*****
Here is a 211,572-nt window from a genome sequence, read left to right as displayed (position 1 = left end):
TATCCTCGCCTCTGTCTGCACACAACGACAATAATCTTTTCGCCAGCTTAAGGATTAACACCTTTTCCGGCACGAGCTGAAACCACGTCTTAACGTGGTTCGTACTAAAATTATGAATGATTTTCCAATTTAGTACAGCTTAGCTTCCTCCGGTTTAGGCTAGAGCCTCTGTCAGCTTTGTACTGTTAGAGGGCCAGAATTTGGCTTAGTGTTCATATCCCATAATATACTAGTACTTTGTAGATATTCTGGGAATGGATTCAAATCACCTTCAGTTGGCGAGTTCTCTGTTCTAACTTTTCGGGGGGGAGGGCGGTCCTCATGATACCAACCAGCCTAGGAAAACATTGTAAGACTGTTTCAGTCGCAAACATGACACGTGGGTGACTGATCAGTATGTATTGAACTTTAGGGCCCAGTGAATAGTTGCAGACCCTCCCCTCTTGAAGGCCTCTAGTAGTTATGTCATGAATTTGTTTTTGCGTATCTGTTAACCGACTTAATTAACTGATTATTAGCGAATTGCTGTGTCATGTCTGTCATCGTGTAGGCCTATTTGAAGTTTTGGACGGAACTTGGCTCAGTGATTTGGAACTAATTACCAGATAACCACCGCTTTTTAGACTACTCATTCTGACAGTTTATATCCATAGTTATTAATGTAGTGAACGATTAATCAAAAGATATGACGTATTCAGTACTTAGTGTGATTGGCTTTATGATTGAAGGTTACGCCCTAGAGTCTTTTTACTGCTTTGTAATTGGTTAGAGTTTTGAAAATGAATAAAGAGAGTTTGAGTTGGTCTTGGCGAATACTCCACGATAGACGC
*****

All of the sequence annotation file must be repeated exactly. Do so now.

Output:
Here is a 211,572-nt window from a genome sequence, read left to right as displayed (position 1 = left end):
TATCCTCGCCTCTGTCTGCACACAACGACAATAATCTTTTCGCCAGCTTAAGGATTAACACCTTTTCCGGCACGAGCTGAAACCACGTCTTAACGTGGTTCGTACTAAAATTATGAATGATTTTCCAATTTAGTACAGCTTAGCTTCCTCCGGTTTAGGCTAGAGCCTCTGTCAGCTTTGTACTGTTAGAGGGCCAGAATTTGGCTTAGTGTTCATATCCCATAATATACTAGTACTTTGTAGATATTCTGGGAATGGATTCAAATCACCTTCAGTTGGCGAGTTCTCTGTTCTAACTTTTCGGGGGGGAGGGCGGTCCTCATGATACCAACCAGCCTAGGAAAACATTGTAAGACTGTTTCAGTCGCAAACATGACACGTGGGTGACTGATCAGTATGTATTGAACTTTAGGGCCCAGTGAATAGTTGCAGACCCTCCCCTCTTGAAGGCCTCTAGTAGTTATGTCATGAATTTGTTTTTGCGTATCTGTTAACCGACTTAATTAACTGATTATTAGCGAATTGCTGTGTCATGTCTGTCATCGTGTAGGCCTATTTGAAGTTTTGGACGGAACTTGGCTCAGTGATTTGGAACTAATTACCAGATAACCACCGCTTTTTAGACTACTCATTCTGACAGTTTATATCCATAGTTATTAATGTAGTGAACGATTAATCAAAAGATATGACGTATTCAGTACTTAGTGTGATTGGCTTTATGATTGAAGGTTACGCCCTAGAGTCTTTTTACTGCTTTGTAATTGGTTAGAGTTTTGAAAATGAATAAAGAGAGTTTGAGTTGGTCTTGGCGAATACTCCACGATAGACGC